A point that’s possibly worth reiterating:
The Islamic world has ample reasons for legitimate criticism. Anti-Semitism, sexism, lack of democracy, lack of opportunity, nurturing of terrorism… these are sad realities, not the hallucinations of right-wingers. Anger and criticism are appropriate, but our approach has to start with the assumption that Muslims are not going away. Short of deliberate genocide, there’s no way forward in the long run except for “hearts and minds.”
There is much, much more to say about this. Luckily, an organization called Americans for Informed Democracy is taking a few steps in this direction. They’re putting on a series of thirty events in September and October on the subject of US-Islamic world relations.
The series will finish on October 12 with six “Face to Face” videoconference dialogues between young leaders at six universities in the U.S. and six in the Muslim world, including in Egypt, Indonesia, Lebanon, Morocco, Pakistan, and Turkey.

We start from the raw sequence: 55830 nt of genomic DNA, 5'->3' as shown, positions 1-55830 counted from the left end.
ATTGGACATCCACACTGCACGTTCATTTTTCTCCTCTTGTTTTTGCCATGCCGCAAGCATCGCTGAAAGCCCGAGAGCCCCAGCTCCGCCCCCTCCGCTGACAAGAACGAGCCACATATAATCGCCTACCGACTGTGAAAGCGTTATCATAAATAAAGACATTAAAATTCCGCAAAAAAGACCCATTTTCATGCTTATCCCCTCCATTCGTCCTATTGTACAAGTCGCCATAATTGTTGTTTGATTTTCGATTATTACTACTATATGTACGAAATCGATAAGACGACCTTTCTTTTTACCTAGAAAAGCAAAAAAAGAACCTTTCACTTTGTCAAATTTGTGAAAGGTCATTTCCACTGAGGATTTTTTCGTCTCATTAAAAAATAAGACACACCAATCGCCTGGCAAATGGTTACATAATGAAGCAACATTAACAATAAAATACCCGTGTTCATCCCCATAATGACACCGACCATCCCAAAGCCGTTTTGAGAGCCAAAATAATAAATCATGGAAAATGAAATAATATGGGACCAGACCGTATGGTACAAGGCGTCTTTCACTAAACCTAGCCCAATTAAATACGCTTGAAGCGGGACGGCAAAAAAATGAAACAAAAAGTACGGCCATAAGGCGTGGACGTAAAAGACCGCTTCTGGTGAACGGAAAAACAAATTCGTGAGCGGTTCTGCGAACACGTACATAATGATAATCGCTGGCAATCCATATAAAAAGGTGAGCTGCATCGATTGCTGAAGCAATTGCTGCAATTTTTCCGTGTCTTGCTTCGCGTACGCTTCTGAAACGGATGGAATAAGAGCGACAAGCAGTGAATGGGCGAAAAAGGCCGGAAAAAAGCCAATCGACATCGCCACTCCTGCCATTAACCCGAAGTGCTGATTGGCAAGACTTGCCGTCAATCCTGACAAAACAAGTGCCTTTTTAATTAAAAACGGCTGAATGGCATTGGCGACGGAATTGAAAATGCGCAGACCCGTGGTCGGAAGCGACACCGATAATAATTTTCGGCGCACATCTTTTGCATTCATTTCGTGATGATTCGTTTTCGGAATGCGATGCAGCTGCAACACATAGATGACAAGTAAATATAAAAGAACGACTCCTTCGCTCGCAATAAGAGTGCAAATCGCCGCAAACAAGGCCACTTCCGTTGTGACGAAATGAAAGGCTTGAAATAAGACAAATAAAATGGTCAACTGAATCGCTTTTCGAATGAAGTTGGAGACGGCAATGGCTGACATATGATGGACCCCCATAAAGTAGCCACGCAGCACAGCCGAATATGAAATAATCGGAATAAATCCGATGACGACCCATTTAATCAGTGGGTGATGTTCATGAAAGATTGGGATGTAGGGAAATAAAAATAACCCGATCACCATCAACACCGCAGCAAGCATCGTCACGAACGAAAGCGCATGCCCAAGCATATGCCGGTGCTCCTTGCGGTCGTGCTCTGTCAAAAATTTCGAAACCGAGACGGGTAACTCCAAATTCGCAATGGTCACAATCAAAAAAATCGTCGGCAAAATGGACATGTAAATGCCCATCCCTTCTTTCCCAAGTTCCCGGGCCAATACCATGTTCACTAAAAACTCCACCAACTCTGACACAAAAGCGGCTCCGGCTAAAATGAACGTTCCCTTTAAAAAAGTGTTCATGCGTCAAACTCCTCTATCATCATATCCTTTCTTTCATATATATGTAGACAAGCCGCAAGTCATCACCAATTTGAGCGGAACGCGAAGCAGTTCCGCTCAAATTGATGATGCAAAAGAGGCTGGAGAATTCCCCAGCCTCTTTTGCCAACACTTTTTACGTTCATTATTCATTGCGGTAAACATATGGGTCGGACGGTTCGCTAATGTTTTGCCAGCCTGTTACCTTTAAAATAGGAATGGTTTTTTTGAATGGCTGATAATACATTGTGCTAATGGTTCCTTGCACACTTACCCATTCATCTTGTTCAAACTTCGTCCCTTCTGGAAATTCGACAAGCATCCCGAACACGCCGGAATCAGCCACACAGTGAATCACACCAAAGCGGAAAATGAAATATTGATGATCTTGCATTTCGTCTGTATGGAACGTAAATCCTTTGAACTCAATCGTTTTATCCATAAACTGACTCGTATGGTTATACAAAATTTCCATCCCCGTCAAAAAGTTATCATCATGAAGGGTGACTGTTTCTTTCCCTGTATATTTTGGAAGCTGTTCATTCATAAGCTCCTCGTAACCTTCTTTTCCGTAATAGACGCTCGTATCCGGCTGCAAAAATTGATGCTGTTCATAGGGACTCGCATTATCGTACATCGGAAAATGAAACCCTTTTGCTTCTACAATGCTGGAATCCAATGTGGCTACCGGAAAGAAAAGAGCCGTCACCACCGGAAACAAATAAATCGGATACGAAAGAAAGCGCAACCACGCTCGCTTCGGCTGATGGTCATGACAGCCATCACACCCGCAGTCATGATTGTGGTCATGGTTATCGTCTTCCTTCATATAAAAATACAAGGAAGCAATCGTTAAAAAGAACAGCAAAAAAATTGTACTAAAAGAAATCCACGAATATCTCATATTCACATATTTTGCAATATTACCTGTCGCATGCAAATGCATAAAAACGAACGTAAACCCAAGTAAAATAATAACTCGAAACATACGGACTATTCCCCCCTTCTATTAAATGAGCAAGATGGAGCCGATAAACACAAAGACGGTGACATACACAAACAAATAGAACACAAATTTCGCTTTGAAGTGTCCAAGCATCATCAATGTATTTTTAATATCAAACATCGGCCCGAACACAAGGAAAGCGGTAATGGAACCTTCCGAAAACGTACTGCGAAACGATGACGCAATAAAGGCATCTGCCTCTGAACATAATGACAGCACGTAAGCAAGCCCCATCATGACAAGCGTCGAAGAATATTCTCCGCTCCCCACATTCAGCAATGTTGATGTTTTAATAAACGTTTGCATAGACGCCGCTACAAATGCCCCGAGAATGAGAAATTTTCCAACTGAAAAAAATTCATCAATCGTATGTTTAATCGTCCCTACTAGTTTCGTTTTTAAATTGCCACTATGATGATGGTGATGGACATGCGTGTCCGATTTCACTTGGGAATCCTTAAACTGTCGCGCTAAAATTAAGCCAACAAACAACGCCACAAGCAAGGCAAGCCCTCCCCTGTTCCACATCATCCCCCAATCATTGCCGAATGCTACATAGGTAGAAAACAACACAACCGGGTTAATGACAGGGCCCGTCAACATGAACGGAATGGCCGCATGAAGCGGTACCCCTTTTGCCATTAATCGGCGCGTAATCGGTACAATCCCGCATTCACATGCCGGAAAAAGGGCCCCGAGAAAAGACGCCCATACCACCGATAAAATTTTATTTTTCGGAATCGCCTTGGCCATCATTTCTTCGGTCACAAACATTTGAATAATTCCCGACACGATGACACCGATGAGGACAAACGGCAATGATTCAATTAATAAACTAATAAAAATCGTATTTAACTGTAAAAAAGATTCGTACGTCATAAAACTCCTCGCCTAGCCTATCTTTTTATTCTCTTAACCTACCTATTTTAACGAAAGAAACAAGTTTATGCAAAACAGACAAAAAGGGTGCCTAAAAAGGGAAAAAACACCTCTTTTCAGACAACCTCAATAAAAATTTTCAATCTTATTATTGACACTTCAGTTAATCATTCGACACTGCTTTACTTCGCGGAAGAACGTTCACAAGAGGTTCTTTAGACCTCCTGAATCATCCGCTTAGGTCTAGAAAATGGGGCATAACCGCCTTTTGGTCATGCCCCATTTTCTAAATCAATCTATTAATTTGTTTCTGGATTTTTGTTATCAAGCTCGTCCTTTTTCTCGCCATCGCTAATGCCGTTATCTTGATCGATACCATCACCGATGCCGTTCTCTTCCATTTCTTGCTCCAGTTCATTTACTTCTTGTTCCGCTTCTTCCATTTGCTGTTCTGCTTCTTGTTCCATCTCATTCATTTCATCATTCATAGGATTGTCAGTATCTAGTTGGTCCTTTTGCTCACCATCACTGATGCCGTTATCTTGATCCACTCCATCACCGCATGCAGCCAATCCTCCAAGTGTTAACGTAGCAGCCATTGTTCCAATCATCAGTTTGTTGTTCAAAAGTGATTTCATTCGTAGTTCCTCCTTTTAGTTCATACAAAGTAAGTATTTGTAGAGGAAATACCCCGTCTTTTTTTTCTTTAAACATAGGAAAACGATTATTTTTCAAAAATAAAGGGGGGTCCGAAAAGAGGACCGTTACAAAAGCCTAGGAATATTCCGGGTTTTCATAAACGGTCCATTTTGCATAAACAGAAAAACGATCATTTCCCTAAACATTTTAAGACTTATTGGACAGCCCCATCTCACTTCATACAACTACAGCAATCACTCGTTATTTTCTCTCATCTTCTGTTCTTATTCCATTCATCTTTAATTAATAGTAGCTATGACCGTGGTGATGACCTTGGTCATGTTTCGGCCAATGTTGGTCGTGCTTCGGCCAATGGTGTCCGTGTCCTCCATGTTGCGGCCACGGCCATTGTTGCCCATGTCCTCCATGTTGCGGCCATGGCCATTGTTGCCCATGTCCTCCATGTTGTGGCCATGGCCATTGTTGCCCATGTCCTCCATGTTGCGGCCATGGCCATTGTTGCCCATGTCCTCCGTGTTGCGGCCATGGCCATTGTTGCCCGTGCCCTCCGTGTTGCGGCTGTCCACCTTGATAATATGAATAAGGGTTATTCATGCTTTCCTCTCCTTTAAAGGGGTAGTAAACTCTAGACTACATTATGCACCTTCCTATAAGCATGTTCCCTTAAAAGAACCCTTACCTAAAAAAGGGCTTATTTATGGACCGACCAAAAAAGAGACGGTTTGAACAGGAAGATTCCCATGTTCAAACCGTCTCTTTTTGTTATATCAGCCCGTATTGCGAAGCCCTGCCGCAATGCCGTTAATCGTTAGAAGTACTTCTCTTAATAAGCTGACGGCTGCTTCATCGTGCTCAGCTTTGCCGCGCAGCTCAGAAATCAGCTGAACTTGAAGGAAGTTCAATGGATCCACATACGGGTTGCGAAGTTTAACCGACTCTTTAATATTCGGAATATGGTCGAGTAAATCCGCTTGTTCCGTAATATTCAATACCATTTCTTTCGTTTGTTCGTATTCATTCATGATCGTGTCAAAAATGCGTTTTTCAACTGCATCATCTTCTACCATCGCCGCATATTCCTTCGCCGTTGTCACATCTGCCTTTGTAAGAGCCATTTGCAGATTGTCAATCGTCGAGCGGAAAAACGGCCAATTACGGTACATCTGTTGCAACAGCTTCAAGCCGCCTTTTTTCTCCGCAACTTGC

The series is intended to commemorate the three-year anniversary of the September 11 attacks with a call to action out of the ashes of tragedy. As you know, the recently released report by the 9/11 Commission stressed that the U.S. must “act aggressively to define itself in the Islamic world” and to share America’s “vision of opportunity and hope.” We hope that our efforts can help to build understanding between non-Muslims and Muslims in the U.S. and then to extend that understanding to the relationship between the U.S. and the Muslim world.
No one initiative like this will change history. But what other option is there, really?